7 Is Red Dead Revolver's Plot A Book In The Game?
Near the end of the story, Marston begins to build a bond with his son Jack, a boy who prefers to read books than hunt. At the beginning of a mission, John interrupts Jack in the middle of a reading session.
Jack begins to explain the book’s story and it weirdly echoes major plot points from the game’s final act.
Is this a weird piece of Meta-Trivia or as another theory presents (by Reddit user Cumber The Cool) actually based on Redemption's predecessor Red Dead Revolver—in fact, the plot Jack is talking about is a ringer for it.
6 How Can Red Dead And GTA Exist In The Same World?
This is based on easter eggs connecting the GTA game world with several other Rockstar Games in a shared universe. The most prevalently quoted is Red Dead Redemption, as it has a book by Jack Marston appearing in GTA V and also John Marston’s hat appearing in a museum in L.A. Noire.
Yet, if they are meant to be connected, it leads to one big plot hole—GTA’s landmark cities are all made-up amalgamations of famous real-world cities, yet the locations in Redemption are based on real-world places and historical events; so how could they share the same universe if the consistency doesn't add up?
5 Jack's Confusing Backstory
Another entry, another plot hole concerning Jack Marston. As we pointed out his weird contradictory nature in terms of emotions, we also have to point out his erratic backstory; his parents have worked hard to shelter him from their past lives to give him a better future...
...but didn’t they also claim he grew up rough with them during those days?
This was only further accented later in Red Dead Redemption 2 as it revealed Jack to be a kid amongst the outlaw crew that Marston and Arthur Morgan ran with; so how did Jack end up being so naive and oblivious to his parent's past?
4 How Could Write A Book If He Didn't Know The Full Story?
This entry ties into the easter egg in GTA V where a book called Red Dead was written by a J.Marston and is found on a bookshelf. Eagled-eyed fans have concluded, Jack Marston would go on to write the adventures of his father and his ‘redemption’ into book form.While this is an awesome little tidbit, one hole remains—Jack’s parents have constantly attempted to shelter and hide John’s outlaw past from their son, including the events of Redemption 1, in particular—so how would Jack be able to write a book about something he didn't fully know?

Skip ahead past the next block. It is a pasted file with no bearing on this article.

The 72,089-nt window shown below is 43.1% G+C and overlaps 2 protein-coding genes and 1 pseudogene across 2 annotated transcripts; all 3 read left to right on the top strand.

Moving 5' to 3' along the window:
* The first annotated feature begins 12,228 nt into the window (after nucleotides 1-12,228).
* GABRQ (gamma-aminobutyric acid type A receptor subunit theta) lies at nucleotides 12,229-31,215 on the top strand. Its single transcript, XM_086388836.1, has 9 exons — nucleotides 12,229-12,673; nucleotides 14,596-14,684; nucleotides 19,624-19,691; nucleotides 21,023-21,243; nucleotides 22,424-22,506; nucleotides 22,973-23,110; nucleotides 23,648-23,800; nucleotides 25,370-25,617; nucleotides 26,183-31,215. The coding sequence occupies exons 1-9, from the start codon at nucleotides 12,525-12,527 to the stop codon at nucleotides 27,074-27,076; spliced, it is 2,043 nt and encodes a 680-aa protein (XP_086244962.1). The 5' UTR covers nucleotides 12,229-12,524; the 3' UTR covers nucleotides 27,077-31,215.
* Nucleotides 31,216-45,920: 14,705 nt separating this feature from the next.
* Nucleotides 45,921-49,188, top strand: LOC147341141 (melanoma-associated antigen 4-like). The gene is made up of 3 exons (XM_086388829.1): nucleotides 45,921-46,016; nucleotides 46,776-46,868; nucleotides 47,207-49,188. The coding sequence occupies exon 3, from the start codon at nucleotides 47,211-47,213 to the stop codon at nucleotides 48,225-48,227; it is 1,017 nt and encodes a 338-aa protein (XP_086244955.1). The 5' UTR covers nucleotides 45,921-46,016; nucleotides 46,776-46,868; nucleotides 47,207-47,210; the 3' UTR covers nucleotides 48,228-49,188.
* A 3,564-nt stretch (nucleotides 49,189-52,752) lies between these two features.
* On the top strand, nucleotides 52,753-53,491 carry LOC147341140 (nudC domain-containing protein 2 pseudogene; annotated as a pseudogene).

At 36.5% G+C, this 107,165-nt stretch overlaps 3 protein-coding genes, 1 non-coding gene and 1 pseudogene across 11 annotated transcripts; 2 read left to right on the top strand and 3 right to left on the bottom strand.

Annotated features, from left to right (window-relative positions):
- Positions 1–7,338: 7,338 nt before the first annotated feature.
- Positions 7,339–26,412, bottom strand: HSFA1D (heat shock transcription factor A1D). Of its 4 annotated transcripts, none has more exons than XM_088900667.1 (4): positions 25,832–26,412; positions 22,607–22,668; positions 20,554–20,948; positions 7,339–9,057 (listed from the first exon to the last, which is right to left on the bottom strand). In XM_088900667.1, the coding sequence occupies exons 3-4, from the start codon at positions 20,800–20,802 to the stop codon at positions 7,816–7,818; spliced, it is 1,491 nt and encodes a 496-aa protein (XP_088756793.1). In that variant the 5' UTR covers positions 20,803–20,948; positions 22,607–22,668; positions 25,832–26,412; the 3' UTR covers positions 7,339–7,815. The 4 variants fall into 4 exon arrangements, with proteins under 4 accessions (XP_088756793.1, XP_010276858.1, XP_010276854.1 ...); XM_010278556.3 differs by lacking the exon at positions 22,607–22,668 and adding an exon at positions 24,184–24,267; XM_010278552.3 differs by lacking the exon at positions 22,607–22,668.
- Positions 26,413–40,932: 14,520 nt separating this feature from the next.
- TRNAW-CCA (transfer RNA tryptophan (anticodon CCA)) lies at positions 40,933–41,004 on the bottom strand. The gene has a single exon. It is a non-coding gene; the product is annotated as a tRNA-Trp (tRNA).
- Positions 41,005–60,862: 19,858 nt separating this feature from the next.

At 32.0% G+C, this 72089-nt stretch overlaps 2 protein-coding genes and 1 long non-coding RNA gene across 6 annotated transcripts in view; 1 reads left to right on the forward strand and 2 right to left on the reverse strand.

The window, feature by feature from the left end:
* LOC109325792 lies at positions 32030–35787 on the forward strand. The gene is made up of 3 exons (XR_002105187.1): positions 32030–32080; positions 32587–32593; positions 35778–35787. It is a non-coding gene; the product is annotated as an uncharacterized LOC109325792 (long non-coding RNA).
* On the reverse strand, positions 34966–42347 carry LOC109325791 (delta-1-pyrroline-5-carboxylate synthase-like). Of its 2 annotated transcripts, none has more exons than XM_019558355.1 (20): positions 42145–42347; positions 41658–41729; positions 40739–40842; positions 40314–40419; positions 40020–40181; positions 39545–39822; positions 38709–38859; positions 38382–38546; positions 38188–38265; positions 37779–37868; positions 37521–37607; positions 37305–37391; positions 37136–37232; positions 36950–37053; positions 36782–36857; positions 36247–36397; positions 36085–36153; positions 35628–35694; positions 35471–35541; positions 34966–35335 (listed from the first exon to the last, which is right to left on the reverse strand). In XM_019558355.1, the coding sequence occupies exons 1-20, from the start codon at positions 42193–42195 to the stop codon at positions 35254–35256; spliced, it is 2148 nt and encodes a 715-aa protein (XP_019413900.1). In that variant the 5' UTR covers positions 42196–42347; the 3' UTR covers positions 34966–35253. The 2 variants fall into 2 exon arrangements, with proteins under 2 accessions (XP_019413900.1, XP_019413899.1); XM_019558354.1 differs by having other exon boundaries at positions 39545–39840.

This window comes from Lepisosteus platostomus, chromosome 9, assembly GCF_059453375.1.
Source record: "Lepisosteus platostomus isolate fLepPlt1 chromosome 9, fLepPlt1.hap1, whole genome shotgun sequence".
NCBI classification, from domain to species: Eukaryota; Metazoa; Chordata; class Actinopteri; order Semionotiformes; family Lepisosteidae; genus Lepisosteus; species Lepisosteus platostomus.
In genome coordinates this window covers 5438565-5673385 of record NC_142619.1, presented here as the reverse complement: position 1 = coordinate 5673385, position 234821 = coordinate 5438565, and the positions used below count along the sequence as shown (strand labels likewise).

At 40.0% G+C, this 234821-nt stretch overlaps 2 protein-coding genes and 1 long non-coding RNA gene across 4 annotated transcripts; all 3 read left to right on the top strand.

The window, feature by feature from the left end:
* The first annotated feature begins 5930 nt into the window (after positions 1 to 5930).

3 How Did Abigail Marston Pass?
Tying into the game's final time-jump, as we’re introduced to a grizzled Jack Marston, he stands by the burial of his mother Abigail. If it had been a large jump in time, one would shrug it off with her passing of old age—yet, it's only been a minor three years gone.
In fact, last we saw of Abigail she was healthy and full of life—what was it that made her pass?
We can always write it off as an unfortunate farmhouse accident, yet it seems like a pretty big plot swerve to throw at us with little explanation.
2 Why Did Ross Actually NEED To Off John Marston?
The passing of Marston’s character is a tragic and iconic moment in gaming, yet due to its dramatic nature we tend to forget a major question about it—why was he actually offed?
Marston had paid his debt to the government and if they had actually wanted him offed they had ample time to do it at any point during the confrontation with Dutch. So, why wait and go after him?
There are minor suggestions in the plot that point to Agent Ross being some sort of supernatural or symbolic figure, yet that is never really fully embellished either. Still, it can't take away the power in the end regardless.
1 How Did Jack Grow So Much In Only Three Years?
After the surprising and dramatic demise of our main character John Marston, gamers are left shell-shocked and devastated—then a dramatic fade out and we are left in control of Jack, now suddenly a grown man, featuring facial hair, a strong build, and a thousand eye stare.
Jack's the polar opposite of the naive boy we met hours earlier.
Yet if you studying the time that has passed (it’s only been a meager three years) how does this kid look so much vastly older then?